July 15, 2011 at 8:47 am |
    • a million questions

      i heard that

      July 15, 2011 at 8:56 am |
  9. nitram26

    blue, black, yellow, jewish, catholic, muslim.. who the hell cares.. this should never of happend. almost the same thing happend in my area where a little girl was killed by their neighbor.. what is wrong with these people!

    July 15, 2011 at 8:46 am |
  10. shalom

    Snowveil, it is called the "Tehillim" (songs of King David) and and the chapters you make references HAVE nothing to with the Nazarene, in fact the entire "Tehillim" has nothing to do with the Nazarene. Please find the appropriate BLOG to respond on, as this is about the senseless death of a child

    July 15, 2011 at 8:46 am |
  11. Protect children

    Rest in peace precious little boy. I pray that your family finds strength and that God is holding you in the palm of His hand. Heart broken for you and your family.

    July 15, 2011 at 8:45 am |
  12. Importedlongago

    One such rumor suggested that Aron is a Sephardic Jew – meaning of Spanish of North African descent – unlike most Borough Park Jews, who are Ashkenazi, or of Eastern European descent.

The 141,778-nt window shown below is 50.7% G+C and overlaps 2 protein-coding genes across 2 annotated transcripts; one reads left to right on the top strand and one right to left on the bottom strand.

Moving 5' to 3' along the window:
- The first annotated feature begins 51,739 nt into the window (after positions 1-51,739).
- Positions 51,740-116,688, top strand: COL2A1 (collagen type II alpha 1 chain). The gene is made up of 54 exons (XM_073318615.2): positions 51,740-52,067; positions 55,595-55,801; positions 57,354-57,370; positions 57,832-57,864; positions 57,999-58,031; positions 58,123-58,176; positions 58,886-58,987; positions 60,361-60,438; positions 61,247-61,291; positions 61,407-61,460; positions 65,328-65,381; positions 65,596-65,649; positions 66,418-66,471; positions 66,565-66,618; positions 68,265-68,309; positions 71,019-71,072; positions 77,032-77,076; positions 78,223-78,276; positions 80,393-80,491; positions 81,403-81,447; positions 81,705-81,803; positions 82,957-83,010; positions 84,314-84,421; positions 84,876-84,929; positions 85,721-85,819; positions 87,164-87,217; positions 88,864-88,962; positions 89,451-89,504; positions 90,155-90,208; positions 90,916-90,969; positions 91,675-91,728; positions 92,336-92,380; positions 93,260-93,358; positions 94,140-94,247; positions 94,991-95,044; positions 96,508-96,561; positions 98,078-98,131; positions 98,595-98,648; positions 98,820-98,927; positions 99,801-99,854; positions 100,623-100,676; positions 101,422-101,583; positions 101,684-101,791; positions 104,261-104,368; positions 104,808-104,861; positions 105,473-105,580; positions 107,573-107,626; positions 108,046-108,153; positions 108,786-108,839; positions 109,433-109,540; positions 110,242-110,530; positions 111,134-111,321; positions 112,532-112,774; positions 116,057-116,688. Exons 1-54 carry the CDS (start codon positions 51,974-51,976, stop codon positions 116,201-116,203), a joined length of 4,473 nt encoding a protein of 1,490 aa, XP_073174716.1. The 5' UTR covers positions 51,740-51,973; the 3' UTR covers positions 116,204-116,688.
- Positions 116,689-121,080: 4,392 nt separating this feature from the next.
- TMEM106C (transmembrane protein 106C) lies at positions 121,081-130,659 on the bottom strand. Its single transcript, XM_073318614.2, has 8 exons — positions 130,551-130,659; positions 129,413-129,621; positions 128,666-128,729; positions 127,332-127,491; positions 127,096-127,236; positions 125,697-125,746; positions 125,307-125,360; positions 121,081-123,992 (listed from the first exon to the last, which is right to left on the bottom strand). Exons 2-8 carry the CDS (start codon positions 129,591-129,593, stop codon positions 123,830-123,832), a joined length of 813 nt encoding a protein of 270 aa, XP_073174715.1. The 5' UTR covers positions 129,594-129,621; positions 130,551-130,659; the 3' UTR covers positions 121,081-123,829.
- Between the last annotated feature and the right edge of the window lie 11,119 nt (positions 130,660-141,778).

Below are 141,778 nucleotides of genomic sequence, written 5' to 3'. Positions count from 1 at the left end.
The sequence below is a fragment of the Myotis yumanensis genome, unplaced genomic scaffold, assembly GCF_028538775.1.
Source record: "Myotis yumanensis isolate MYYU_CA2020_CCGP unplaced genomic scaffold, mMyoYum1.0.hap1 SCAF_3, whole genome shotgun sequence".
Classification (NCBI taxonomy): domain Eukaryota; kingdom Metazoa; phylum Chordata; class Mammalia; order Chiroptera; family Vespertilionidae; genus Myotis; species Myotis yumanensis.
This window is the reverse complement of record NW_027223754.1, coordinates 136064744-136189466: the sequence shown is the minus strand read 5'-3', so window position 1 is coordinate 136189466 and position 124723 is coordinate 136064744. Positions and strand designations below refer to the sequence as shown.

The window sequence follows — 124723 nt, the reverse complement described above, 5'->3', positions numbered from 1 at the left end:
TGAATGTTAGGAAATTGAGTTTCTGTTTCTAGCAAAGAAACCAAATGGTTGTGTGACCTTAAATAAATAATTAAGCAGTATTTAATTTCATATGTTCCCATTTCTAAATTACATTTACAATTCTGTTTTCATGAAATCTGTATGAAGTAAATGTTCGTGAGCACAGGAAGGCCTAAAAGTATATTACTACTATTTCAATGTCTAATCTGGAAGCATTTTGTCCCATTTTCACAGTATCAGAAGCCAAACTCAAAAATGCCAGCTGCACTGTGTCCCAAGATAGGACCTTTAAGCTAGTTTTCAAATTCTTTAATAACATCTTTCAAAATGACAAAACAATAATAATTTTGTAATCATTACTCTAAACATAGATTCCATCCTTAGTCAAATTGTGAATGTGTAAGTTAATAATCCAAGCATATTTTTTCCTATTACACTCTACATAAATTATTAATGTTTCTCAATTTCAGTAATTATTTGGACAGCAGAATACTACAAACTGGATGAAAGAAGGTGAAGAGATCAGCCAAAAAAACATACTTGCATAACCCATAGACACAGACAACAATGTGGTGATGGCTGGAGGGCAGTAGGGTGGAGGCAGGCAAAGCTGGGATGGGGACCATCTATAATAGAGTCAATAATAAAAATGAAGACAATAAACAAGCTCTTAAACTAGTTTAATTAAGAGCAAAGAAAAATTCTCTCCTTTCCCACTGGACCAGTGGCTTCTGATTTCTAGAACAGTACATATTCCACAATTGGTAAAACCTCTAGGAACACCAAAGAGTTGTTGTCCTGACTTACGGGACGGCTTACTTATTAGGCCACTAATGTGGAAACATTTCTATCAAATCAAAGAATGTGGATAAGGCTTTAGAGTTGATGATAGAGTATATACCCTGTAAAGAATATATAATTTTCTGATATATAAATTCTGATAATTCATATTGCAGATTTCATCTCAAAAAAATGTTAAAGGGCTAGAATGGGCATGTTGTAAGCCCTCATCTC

Sephardic....(underdogs of the Jewish faith)....

    July 15, 2011 at 8:37 am |
    • Izzy Roush

      Well that explains it!

      July 15, 2011 at 8:44 am |
    • Maya

      That line made me a little angry, because I can see a book in 20 years "What they told us about Leiby's death" and it will blame a non European. Well regardless, God bless the child and may his soul be at peace.

      July 15, 2011 at 9:16 am |
  13. Muneef

    During his married years, Mr Aron lived in Tennessee where he worked, among other things, as a butcher.

    Sorry for all the mess I made before saying things that confused me and you since the article above is not giving any details until I managed to find the independent I realize what the story was all about but here is another rich source for fresh updates followup ; 

    July 15, 2011 at 8:32 am |
  14. marc

    Julia.......you are a typical hypocrite....please spare me about the "self-superiority" theory in Christians or Muslims.....you are absolutely clueless.

    July 15, 2011 at 8:32 am |
  15. Terri Sanchez


    July 15, 2011 at 8:31 am |
  16. bob